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Four Days, Three Big Steps For Gay Rights In The UK, U.S. And France



PARIS - Gay marriage rights are gaining momentum around the world. In the last four days, three countries have each taken a major step toward expanding marriage rights to same-sex couples.

Though the legislative process is just beginning, the French National Assembly approved a centerpiece bill on Saturday to extend marriage rights to same-sex couples. This comes amidst vocal opposition to the initiative President Francois Hollande's socialist governement – Catholic organizations picketed the French Parliament, after some 340,000 demonstrators marched in the streets of Paris on Jan 27.

Inside the Parliament – and most of all on Twitter – France's legislators continued to battle over the proposed changes, including amendments to allow gay couples access to adoption and assisted reproductive technology (ART).

#DirectAN @chtaubira explique à l'opposition que leur amendement est un recul pour les familles hétéroparentales. Silence sur leurs bancs...

— Corinne Narassiguin (@CorinneNara) 5 février 2013

Translation: "Christine Taubira explains to the opposition that their amendment is a step back for heterosexual families too. The opposition stays silent.."

#directAN #MariageGay. L'article 1 est voté ouvrantà terme PMA et GPA . Triste moment . Pas ma conception de l" Homme et de la société .

— Philippe GOSSELIN (@phgosselin) 2 février 2013

Translation: "The first article has been ratified, leading to ART and surrogacy. Sad moment. Not my idea of what mankind or society should be."

French Justice Minister Christiane Taubira, who introduced the legislation, did manage to provide a bit of levity. Having made a racy play on words as she addressed Parliament, Taubira began to laugh...and laugh...and....then find her seat:

The British House of Commons on Tuesday voted 400 to 175 to approve a draft law allowing gay marriage. There were a fair share of lively remarks too, but Prime Minister David Cameron concluded: “There are strong views on both side of the argument - I accept that. But I think this is an important step forward for our country.”

David Cameron: "I'm a marriage man... now two gay people who love each other can get married." #PMQs live: bbc.in/14RElMW

— BBC News (UK) (@BBCNews) February 6, 2013

Here is the House of Commons' reaction to the final vote:


The Associated Press is reporting another major step forward for same-sex couples in the United States military. Some 16 months after the Pentagon repealed its ban on openly gay service, the military is poised to extend some benefits to the same-sex partners of service members. Among the benefits being considered are access to the on-base commissary and other military subsidized stores, as well as some health and welfare programs.

A potential win for Gay rights. Military to expand benefits to same-sex couples. fb.me/2hKDi5AoQ

— athousandlittlewars (@athousandlittle) February 6, 2013

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FOCUS: Israel-Palestine War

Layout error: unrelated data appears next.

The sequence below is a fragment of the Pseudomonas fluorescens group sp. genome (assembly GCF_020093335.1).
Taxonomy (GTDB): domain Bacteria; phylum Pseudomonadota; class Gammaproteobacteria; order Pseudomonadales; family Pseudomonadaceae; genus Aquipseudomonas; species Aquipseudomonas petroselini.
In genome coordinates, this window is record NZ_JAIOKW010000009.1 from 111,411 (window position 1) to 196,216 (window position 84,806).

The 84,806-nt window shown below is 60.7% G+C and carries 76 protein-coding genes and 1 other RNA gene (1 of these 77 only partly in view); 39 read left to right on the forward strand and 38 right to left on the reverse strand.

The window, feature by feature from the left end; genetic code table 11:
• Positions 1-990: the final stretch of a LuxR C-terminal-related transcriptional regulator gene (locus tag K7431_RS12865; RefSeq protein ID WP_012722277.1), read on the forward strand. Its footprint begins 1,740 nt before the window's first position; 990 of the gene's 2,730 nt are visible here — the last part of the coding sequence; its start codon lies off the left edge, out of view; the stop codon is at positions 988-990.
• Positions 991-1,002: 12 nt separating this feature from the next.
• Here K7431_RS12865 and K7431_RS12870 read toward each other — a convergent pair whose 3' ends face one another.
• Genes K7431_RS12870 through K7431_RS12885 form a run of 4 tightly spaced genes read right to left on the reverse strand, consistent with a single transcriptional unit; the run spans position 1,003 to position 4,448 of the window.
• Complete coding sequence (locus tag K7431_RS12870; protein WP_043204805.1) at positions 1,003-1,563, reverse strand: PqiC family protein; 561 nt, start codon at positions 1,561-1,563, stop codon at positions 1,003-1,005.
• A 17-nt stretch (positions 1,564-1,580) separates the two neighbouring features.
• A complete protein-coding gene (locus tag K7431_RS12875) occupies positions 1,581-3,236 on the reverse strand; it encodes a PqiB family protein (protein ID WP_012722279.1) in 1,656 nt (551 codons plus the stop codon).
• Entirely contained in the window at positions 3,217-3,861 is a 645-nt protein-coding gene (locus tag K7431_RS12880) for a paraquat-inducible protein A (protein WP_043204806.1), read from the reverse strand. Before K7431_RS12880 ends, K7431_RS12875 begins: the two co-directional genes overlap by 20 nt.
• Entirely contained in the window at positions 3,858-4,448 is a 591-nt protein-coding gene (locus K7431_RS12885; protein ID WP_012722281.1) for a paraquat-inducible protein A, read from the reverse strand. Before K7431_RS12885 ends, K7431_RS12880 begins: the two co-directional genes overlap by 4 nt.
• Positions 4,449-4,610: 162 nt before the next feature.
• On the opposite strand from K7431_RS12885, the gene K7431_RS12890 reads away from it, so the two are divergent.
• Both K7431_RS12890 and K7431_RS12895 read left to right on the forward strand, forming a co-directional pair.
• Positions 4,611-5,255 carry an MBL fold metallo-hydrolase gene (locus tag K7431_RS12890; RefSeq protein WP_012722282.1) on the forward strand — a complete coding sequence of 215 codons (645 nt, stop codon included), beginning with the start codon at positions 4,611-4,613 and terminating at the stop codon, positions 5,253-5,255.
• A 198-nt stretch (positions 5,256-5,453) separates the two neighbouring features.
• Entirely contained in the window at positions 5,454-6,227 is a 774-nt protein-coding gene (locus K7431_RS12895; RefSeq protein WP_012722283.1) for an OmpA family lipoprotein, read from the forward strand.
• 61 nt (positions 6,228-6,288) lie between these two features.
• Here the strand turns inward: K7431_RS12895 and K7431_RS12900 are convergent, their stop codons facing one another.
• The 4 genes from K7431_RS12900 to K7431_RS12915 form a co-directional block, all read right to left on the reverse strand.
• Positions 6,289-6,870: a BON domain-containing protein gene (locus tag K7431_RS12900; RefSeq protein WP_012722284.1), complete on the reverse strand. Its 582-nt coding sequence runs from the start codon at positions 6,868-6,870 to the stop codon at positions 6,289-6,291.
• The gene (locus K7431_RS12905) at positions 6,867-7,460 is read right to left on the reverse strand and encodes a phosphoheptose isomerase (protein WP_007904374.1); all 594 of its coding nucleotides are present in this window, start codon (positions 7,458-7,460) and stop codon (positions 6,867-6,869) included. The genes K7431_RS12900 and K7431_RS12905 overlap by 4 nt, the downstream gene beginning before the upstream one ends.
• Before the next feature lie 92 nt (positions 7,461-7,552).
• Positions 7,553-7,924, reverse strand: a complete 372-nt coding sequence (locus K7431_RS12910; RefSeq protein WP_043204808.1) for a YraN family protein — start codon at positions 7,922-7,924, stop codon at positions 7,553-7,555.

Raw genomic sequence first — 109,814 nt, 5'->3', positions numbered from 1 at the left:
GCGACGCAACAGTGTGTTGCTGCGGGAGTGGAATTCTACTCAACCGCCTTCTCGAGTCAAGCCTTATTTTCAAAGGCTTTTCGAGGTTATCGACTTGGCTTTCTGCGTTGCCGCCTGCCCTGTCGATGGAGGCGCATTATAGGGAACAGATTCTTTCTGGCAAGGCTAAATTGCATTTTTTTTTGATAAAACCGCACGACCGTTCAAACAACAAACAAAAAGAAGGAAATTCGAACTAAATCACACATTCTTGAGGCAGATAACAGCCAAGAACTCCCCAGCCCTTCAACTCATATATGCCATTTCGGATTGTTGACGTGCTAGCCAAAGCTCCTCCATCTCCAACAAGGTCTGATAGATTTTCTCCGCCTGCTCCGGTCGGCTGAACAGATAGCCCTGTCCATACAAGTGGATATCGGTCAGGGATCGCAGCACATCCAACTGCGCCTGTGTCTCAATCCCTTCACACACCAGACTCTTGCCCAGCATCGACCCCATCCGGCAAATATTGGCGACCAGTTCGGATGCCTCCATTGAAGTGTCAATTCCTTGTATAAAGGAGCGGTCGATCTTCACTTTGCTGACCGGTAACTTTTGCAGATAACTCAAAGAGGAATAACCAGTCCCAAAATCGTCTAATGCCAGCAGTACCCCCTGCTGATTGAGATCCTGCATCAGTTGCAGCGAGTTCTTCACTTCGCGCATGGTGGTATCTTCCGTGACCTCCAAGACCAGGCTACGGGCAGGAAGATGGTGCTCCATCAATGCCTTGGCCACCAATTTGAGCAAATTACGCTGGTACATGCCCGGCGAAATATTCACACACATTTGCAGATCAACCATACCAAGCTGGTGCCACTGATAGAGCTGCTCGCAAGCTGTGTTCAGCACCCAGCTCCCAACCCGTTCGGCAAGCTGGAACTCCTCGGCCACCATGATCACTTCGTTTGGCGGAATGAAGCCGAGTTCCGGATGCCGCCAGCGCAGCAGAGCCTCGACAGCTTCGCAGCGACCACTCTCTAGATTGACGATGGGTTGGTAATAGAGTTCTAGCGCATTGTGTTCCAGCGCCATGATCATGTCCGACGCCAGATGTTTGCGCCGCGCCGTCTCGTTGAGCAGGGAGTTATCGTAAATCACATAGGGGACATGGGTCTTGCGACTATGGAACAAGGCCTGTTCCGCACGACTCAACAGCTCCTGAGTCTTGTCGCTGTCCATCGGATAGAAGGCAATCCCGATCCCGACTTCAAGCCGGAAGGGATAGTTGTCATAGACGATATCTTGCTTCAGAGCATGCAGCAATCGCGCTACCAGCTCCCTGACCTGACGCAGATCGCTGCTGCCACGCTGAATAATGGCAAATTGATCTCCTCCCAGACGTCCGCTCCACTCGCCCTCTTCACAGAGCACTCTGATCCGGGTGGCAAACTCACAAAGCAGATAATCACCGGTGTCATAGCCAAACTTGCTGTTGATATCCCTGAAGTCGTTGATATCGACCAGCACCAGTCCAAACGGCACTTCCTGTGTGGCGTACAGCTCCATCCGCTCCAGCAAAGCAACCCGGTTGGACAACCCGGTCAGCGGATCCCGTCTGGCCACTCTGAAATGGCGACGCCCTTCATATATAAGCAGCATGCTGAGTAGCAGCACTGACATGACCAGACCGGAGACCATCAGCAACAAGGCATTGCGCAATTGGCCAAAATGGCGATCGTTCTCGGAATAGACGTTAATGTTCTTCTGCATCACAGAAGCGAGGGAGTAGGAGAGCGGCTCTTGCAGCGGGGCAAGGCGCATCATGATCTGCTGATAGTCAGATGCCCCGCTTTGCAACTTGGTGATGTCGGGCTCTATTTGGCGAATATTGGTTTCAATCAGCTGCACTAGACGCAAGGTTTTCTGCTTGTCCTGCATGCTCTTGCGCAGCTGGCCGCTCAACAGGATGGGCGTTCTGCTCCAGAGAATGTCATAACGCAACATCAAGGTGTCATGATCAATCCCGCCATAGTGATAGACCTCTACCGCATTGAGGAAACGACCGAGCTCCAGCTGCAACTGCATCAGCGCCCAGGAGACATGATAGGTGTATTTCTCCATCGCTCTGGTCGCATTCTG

What Are Iran's Real Intentions? Watch What The Houthis Do Next

Three commercial ships traveling through the Red Sea were attacked by missiles launched by Iran-backed Yemeni Houthi rebels, while the U.S. Navy shot down three drones. Tensions that are linked to the ongoing war in Gaza conflict and that may serve as an indication as to Iran's wider intentions.

photo of Raisi of iran speaking in parliament

Iranian President Ebrahim Raisi at the Iranian parliament in Tehran.

Icana News Agency via ZUMA
Pierre Haski


PARIS — It’s a parallel war that has so far claimed fewer victims and attracted less public attention than the one in Gaza. Yet it increasingly poses a serious threat of escalating at any time.

This conflict playing out in the international waters of the Red Sea, a strategic maritime route, features the U.S. Navy pitted against Yemen's Houthi rebels. But the stakes go beyond the Yemeni militants — with the latter being supported by Iran, which has a hand in virtually every hotspot in the region.

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Since the Oct. 7 Hamas attack on Israel, the Houthis have been making headlines, despite Yemen’s distance from the Gaza front. Starting with missiles launched directed toward southern Israel, which were intercepted by U.S. forces. Then came attacks on ships belonging, or suspected of belonging, to Israeli interests.

On Sunday, no fewer than three commercial ships were targeted by ballistic missiles in the Red Sea. The missiles caused minor damage and no casualties. Meanwhile, three drones were intercepted and destroyed by the U.S. Navy, currently deployed in full force in the region.

The Houthis claimed responsibility for these attacks, stating their intention to block Israeli ships' passage for as long as there was war in Gaza. The ships targeted on Sunday were registered in Panama, but at least one of them was Israeli. In the days before, several other ships were attacked and an Israeli cargo ship carrying cars was seized, and is still being held in the Yemeni port of Hodeida.

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